Jay Kaskel & Daniel Kantor’s New York Times crossword—Amy’s write-up

NY Times crossword solution, 8 2 22, no. 0802

The theme revealer is REPEAT AFTER ME, clued via 36a. [Swearing-in words … or a hint to 17-, 22-, 48- and 55-Across]. Those other themers contain a doubled letter after the letters ME, “repeat {a letter} after ME.” The theme concept doesn’t grab me at all, but the choice of themers redeems the puzzle:

  • 17a. [In remembrance of former days], FOR OLD TIMES’ SAKE.
  • 22a. [Dim sum serving], STEAMED DUMPLING. With SAKE at the end of 17a, I half wondered if this was an Asian food theme.
  • 48a. [Product-testing nonprofit since 1936], CONSUMER REPORTS.
  • 55a. [Late-night show starting in 2003], JIMMY KIMMEL LIVE. Mystifying title. It is rarely aired as a live show, and I don’t know why they persist with the dumb title.

Tough for Tuesday beginners: UVEAS, AEON, LEM, KRONA, UEY, “UM, OKAY.”

Three more things:

  • 1a. [Cologne ingredient], MUSK. Keep away from me with a musky cologne! There’s a scene in Maya Rudolph’s Apple TV+ show, Loot, featuring a bottled fragrance containing civet musk; Rudolph’s character shares my feeling.
  • 59d. [Scrip writers], MDS. In medicine, “scrip” is short for prescription. Wasn’t this usage in another recent puzzle, leading to some solver vexation? (I am not vexed.)
  • 5d. [Palindromic rental], DVD. Whoa! It’s been years since I rented a DVD, though I know it’s still a thing people do. I’m all about the streaming.

3.5 stars from me.

Elizabeth C. Gorski’s Crsswrd Nation puzzle (Week 583), “Breaking story”—Ade’s take

Crossword Nation puzzle solution, Week 583: “Breaking Story”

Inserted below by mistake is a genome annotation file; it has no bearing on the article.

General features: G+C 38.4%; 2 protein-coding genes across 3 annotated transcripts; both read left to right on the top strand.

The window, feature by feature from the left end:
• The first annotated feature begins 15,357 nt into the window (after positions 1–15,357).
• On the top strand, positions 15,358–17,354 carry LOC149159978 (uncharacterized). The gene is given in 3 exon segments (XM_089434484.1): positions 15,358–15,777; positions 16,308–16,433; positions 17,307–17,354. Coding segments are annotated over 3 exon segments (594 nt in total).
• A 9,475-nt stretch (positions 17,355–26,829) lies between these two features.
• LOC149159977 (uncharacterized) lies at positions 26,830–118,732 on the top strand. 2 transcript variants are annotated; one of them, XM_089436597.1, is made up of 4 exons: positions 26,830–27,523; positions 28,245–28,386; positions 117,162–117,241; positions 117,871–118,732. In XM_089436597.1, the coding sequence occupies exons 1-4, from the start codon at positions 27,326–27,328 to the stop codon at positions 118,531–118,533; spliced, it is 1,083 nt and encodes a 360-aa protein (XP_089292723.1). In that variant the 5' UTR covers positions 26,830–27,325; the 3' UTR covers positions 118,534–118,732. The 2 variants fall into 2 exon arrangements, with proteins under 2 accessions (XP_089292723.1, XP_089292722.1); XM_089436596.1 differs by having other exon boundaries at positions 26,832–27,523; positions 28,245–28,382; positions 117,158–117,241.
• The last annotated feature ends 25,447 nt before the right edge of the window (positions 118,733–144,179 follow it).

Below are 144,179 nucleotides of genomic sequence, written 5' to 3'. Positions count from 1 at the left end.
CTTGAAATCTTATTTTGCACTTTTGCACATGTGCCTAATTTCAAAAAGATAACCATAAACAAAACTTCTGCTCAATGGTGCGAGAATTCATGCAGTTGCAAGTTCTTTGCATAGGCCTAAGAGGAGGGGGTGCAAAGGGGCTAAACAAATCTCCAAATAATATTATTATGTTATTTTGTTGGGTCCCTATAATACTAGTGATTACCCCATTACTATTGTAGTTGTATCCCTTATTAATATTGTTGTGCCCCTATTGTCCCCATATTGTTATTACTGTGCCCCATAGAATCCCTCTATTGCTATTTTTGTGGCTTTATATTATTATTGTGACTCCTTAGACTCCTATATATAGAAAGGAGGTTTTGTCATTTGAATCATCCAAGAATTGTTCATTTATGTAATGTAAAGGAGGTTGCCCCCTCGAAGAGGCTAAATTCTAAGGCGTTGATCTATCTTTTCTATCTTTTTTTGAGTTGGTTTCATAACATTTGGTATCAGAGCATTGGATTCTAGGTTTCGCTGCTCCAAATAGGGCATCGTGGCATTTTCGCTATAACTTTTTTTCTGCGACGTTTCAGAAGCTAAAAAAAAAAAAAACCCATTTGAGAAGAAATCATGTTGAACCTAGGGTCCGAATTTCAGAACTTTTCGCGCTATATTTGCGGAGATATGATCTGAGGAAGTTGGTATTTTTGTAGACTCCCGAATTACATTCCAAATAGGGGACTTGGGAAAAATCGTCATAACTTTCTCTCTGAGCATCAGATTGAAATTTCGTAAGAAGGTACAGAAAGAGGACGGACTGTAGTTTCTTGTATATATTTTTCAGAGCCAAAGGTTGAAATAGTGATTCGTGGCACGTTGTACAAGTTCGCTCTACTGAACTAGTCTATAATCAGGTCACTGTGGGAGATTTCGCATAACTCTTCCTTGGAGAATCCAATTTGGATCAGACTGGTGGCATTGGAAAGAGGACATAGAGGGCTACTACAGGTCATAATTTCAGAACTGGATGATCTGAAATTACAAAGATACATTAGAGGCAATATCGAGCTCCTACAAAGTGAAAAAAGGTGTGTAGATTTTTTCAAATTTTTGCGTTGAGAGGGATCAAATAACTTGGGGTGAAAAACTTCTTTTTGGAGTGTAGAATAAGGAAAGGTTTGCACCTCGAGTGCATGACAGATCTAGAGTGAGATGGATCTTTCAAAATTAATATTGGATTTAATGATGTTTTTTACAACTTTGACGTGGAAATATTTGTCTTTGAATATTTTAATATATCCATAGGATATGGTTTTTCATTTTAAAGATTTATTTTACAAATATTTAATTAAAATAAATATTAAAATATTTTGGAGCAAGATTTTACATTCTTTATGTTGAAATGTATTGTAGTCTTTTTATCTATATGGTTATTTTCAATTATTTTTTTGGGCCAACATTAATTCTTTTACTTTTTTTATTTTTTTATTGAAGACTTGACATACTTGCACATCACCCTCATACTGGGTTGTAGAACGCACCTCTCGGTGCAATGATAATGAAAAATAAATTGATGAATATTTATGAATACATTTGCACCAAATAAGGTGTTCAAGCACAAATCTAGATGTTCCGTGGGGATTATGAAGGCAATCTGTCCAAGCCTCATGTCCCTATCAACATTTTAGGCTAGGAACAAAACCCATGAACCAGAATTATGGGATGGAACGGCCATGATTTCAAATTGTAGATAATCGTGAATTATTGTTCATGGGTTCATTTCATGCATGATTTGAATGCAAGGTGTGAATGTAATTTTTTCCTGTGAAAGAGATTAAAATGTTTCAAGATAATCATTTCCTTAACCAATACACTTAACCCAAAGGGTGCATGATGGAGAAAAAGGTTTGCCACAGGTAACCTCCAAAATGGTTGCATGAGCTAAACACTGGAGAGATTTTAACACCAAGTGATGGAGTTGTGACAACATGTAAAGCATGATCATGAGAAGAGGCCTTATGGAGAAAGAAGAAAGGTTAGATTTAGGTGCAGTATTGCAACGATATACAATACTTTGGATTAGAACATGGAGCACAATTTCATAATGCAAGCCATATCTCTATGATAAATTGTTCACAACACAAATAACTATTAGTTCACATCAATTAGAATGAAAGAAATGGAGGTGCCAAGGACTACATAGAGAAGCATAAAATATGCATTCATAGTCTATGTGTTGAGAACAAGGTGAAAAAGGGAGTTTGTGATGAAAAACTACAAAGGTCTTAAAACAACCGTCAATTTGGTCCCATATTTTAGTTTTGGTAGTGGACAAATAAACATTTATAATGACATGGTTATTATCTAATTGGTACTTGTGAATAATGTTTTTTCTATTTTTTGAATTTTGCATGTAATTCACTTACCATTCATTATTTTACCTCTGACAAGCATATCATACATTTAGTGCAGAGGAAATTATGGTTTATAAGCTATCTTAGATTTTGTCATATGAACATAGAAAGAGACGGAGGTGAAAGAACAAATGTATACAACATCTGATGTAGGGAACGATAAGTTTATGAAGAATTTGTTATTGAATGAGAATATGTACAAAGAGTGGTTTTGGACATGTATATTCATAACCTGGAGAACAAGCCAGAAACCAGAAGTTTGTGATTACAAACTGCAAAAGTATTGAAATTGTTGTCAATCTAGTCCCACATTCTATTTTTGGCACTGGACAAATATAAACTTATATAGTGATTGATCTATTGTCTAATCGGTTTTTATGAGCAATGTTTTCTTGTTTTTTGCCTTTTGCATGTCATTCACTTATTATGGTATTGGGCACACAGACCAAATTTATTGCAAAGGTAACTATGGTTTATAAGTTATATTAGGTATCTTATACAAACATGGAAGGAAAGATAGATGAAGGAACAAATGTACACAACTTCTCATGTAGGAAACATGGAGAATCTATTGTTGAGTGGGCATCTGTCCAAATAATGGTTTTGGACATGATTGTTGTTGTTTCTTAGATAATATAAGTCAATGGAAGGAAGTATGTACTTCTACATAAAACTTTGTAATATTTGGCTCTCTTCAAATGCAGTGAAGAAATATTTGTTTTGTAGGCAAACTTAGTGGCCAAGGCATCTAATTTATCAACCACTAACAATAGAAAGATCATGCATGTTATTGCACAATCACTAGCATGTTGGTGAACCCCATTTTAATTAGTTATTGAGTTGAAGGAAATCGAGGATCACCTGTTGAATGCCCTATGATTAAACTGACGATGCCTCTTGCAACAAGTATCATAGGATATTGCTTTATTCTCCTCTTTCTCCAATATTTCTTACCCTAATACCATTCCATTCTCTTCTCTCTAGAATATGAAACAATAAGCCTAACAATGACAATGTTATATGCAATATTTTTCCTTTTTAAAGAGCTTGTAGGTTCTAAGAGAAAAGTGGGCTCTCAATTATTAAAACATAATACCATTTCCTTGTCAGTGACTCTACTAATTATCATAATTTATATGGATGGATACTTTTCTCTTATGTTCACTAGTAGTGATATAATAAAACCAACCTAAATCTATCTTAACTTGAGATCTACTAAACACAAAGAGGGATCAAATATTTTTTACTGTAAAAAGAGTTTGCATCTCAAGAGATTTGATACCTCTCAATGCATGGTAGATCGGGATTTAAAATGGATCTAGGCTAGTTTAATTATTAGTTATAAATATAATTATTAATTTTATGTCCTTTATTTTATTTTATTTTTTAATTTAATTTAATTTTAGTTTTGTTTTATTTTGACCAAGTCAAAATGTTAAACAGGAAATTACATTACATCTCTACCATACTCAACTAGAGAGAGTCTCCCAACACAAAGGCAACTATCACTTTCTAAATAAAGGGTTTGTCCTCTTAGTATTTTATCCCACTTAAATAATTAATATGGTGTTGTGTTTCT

Hello there, everyone! Here is hoping all of you are doing well as we officially turn into August and to the latter half of the summer!

Today’s theme is all broken up, as the first three them entries all have circles which end up breaking up the same word. That word, when combining the circled letters, is “life,” and the fourth theme entry, LIFE INTERRUPTED, acts as the reveal (56A: [New York Times column by Emmy-winning journalist Suleika Jaouad…and a hint to the puzzle theme]).

    • LEMON CHIFFON PIE (17A: [Tart, light and luscious dessert cart offering])
    • WILLIAM OF ORANGE (29A: [Dutch-born British monarch who ruled jointly with spouse Mary II])
    • ULTIMATE FRISBEE (44A: [Original name of a non-contact team sport played with a flying disc]) – That’s Ultimate to you!

Definitely a puzzle that would leave you hungry when finished, from BLTS (10A: [Crunchy sandwiches]) crossing BANANA (10D: [Potassium-rich smoothie fruit]), with the latter crossing the aforementioned lemon chiffon pie. Also makes me want to bake a pie for the first time in forever, too! Have to love a grid in which the constructor works in her alma mater, which is the case with the appearance of BARNARD (50A: [Seven Sisters college in New York City]). One answer made me think back to my parents shopping for me when I was younger at VIM (pronounced with the letters spelled out, V.I.M), which is a jeans and sneakers store that, I believe, is exclusively in New York and New Jersey (31A: [Pep]). That store was like the Old Navy for people in Brooklyn before Old Navy gained a stronghold on the jeans apparel. Might have to go back there for old time’s sake when I get a chance…which is soon, as I think there’s a rip in one of my pairs of jeans currently in rotation.